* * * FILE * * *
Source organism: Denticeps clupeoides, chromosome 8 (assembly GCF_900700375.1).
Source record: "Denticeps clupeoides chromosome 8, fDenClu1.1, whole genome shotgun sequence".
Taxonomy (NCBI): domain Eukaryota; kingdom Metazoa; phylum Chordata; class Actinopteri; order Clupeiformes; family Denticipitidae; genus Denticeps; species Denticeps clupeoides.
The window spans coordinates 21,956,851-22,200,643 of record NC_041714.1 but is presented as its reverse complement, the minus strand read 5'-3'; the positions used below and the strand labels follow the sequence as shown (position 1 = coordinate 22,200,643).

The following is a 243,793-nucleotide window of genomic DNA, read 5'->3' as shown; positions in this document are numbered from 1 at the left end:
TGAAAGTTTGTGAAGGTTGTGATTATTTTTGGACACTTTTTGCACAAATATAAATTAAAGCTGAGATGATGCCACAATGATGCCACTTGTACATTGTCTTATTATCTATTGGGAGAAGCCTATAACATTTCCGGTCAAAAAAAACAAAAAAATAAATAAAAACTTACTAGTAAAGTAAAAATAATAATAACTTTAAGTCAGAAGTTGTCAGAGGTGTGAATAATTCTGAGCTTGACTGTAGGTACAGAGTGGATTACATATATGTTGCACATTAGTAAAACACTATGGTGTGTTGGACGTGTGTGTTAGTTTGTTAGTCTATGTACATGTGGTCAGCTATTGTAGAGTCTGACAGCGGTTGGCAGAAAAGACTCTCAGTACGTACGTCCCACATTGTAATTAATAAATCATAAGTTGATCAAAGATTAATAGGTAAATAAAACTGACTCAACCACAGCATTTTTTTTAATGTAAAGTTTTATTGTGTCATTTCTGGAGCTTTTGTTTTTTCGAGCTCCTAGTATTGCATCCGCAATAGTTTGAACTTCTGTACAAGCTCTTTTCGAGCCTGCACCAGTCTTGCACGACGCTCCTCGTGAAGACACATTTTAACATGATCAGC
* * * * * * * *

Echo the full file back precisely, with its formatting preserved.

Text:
Source organism: Denticeps clupeoides, chromosome 8 (assembly GCF_900700375.1).
Source record: "Denticeps clupeoides chromosome 8, fDenClu1.1, whole genome shotgun sequence".
Taxonomy (NCBI): domain Eukaryota; kingdom Metazoa; phylum Chordata; class Actinopteri; order Clupeiformes; family Denticipitidae; genus Denticeps; species Denticeps clupeoides.
The window spans coordinates 21,956,851-22,200,643 of record NC_041714.1 but is presented as its reverse complement, the minus strand read 5'-3'; the positions used below and the strand labels follow the sequence as shown (position 1 = coordinate 22,200,643).

The following is a 243,793-nucleotide window of genomic DNA, read 5'->3' as shown; positions in this document are numbered from 1 at the left end:
TGAAAGTTTGTGAAGGTTGTGATTATTTTTGGACACTTTTTGCACAAATATAAATTAAAGCTGAGATGATGCCACAATGATGCCACTTGTACATTGTCTTATTATCTATTGGGAGAAGCCTATAACATTTCCGGTCAAAAAAAACAAAAAAATAAATAAAAACTTACTAGTAAAGTAAAAATAATAATAACTTTAAGTCAGAAGTTGTCAGAGGTGTGAATAATTCTGAGCTTGACTGTAGGTACAGAGTGGATTACATATATGTTGCACATTAGTAAAACACTATGGTGTGTTGGACGTGTGTGTTAGTTTGTTAGTCTATGTACATGTGGTCAGCTATTGTAGAGTCTGACAGCGGTTGGCAGAAAAGACTCTCAGTACGTACGTCCCACATTGTAATTAATAAATCATAAGTTGATCAAAGATTAATAGGTAAATAAAACTGACTCAACCACAGCATTTTTTTTAATGTAAAGTTTTATTGTGTCATTTCTGGAGCTTTTGTTTTTTCGAGCTCCTAGTATTGCATCCGCAATAGTTTGAACTTCTGTACAAGCTCTTTTCGAGCCTGCACCAGTCTTGCACGACGCTCCTCGTGAAGACACATTTTAACATGATCAGC